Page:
As it is a new month, and also a Friday, I thought I'd step away from the gym and look at how we can learn a new skill. Now all of these tips can be used for learning how to do a new fitness activity - be it running a marathon or learning how to perform a deadlift, but here at FIT we are all about self-improvement. So this month, why not try and learn something new!
Here are some ideas:
Learn how to play an instrument
Learn how to solve a rubix cube
Learn how to ride a unicycle
Learn how to salsa dance
Learn how to juggle
So here are my 7 tips to learning a new skill
1. Don’t bother with lessons
“I’m not too keen on lessons or professional tuition, I like to jump in and do it all wrong from the start, by myself. For example, I learned the guitar – I just picked it up and started.
All my posture, my finger technique, the way I held the bow was, in an orthodox sense, wrong, but I deliberately didn’t get lessons. The key to learning something fast is to have enthusiasm, and lessons can sometimes sap enthusiasm. So what I try to do is get to the point where I’m enjoying it, and then consider lessons. Because once the bug’s set in, it’s effortless to learn.
2. Save your cash
“I don’t buy any expensive stuff, I just buy the second cheapest thing. Why? Because I don’t think buying the best helps you at all – it just costs money! Once you have the basics, and you know you want to continue with it, that's the time to invest your money on the fancy gear.
3. Make yourself accountable
By looking into someones eyes or the lens of the camera and saying, ‘I’m going to see how long it takes me to do this’, I create an incentive for myself. That moment really drives me, because it’s officially opening up the project. You’re no longer dabbling, you’re doing it, you’re committed. And even if you don’t do anything with that footage, just having it on your hard drive will really drive you.
Also, the feeling of having started a project but not finishing it – nobody likes that. So the only way to get rid of that feeling is to finish what you set out to do. This is why we always advise people to book their gym reviews in advance!
4. Don’t drag it out
Get the difficult, horrible part where you can’t do anything out of the way as quickly as you can – try and condense it to less than a week. Race to the part where you can start enjoying it, and then take your foot off the gas, because your enthusiasm will carry you the rest of the way. Then you’ll find yourself spinning a basketball when you’re sitting around the house watching TV.
5. Hard graft = results
Your abilities are not limited by what you were born with. Your abilities are defined by how much hard work you put in, and what you can actually do is a product of hard work, practice and effort, as opposed to a product of your genetics and luck.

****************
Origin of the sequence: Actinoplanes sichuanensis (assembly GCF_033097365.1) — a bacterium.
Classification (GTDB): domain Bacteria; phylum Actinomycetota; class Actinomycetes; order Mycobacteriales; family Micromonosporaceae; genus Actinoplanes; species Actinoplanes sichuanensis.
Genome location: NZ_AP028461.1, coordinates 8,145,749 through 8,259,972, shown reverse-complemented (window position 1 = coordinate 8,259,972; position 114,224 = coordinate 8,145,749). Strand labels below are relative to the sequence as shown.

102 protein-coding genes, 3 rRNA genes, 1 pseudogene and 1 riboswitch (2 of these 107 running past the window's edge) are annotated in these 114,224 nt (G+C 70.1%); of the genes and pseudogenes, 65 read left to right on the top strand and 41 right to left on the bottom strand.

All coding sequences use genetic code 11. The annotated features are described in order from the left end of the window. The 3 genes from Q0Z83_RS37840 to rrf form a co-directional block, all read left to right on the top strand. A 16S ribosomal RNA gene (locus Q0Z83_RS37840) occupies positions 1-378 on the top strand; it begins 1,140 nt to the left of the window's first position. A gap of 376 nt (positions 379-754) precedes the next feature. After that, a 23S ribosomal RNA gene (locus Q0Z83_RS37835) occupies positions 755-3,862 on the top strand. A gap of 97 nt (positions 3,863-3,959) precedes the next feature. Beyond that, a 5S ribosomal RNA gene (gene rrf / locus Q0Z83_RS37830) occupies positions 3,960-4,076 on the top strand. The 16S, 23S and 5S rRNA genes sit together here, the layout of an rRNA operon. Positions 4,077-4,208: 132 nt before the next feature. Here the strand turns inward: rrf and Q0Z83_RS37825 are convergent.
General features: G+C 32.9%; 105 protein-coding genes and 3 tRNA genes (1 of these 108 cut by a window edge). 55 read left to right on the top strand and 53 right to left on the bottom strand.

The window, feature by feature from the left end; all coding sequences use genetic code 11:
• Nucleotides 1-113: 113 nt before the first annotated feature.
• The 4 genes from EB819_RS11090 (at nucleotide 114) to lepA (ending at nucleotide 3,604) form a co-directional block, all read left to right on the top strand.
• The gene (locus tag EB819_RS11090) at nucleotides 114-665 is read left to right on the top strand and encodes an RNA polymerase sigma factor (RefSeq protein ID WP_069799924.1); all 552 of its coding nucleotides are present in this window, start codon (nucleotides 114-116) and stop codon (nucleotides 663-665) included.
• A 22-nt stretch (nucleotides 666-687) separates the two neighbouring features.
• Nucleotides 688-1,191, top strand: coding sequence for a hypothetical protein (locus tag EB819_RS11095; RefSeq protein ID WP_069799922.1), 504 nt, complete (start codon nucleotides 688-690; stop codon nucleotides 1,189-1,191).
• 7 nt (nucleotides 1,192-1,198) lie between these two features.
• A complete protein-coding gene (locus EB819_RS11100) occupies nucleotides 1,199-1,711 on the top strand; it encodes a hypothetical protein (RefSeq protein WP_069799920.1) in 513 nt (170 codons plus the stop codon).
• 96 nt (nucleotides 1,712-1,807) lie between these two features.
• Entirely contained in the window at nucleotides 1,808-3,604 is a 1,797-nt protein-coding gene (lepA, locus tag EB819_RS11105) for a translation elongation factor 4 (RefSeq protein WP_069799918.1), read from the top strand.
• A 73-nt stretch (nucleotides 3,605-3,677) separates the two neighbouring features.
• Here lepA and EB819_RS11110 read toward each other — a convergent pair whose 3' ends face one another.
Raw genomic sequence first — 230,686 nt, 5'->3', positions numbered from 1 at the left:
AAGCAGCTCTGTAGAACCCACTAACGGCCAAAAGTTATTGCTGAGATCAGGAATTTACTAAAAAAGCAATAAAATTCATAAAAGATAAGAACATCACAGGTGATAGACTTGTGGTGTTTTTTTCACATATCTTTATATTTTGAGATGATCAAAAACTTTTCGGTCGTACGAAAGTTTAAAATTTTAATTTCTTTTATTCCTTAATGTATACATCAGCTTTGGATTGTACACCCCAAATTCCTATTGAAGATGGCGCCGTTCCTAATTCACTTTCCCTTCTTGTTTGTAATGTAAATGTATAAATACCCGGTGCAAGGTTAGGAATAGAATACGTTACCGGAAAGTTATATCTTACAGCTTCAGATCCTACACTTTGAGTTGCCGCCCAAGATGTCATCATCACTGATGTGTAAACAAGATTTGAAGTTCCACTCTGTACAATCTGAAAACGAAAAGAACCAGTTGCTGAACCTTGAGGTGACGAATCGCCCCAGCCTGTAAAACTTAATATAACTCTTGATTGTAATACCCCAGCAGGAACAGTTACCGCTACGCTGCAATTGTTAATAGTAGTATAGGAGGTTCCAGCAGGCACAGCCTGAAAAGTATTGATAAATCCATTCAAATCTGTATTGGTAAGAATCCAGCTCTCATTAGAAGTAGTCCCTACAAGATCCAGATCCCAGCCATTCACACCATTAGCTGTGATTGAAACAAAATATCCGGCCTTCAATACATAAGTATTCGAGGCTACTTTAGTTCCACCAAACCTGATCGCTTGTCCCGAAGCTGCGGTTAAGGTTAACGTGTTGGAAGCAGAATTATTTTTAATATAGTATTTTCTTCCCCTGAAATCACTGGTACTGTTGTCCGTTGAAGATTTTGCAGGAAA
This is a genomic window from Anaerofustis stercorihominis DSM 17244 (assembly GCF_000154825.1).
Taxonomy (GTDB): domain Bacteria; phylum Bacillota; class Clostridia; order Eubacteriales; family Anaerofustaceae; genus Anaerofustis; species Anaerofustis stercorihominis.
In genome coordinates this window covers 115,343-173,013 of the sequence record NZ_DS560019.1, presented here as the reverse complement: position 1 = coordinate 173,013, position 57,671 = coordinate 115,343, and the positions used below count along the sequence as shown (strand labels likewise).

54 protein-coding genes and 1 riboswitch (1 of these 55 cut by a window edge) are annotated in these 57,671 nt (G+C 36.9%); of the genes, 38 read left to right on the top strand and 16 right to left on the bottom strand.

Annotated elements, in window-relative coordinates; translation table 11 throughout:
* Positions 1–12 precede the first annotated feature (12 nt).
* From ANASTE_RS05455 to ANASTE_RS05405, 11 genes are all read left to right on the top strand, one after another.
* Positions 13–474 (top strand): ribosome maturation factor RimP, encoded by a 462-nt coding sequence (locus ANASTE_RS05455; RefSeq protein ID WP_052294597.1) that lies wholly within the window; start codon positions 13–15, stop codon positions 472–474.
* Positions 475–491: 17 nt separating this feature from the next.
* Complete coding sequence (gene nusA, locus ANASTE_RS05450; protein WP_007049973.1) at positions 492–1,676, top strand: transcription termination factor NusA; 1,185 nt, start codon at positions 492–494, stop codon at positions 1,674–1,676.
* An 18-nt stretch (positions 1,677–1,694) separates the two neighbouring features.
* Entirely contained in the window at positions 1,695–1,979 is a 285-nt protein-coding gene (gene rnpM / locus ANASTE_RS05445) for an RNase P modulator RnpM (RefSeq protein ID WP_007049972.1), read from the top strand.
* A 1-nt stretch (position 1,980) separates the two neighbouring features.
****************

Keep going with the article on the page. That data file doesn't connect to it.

Rodger Federer is a fantastic tennis player player because of hard work, rather than pure genetics. Anyone can achieve what they want – we need to dissolve the idea that there’s people that ‘can’t do’ maths or physics. Hard work is really all you need.
6. Don’t talk yourself out of it
I understand that people have dreams as a kid, but then reality and bills and mortgages and getting married and having kids happen, so those dreams fade away. But I think the short-term learning of things I’ve achieved have proved you can be an accountant who is also a really good skateboarder at the weekend, and that’s totally cool. That way you can pay your bills, live in financial security and have fun.
You can learn that stuff when you’re 25, 30 or 40. That barrier of age and job limiting what you can do is something I’m trying to break down.
7. Embrace failure
My generation and the generation before really thinks failure is bad: you shouldn’t make an arse of yourself, you should be modest and do something that’s likely to succeed. Luckily, I think that mentality is fading away. I fail a lot, and I sort of celebrate each one, because it just makes success all the sweeter.
If you embraced failure more or were less scared of it, they would get an awful lot further. That’s what I try to do, and what I try to prove: that I am not superhuman, that failure is very much part of the game, and it happens to me an awful lot. I shy away from it as much as everyone else – it’s not a nice feeling – but if you can embrace failure, you’ll find a lot of people are cheering you on at the end.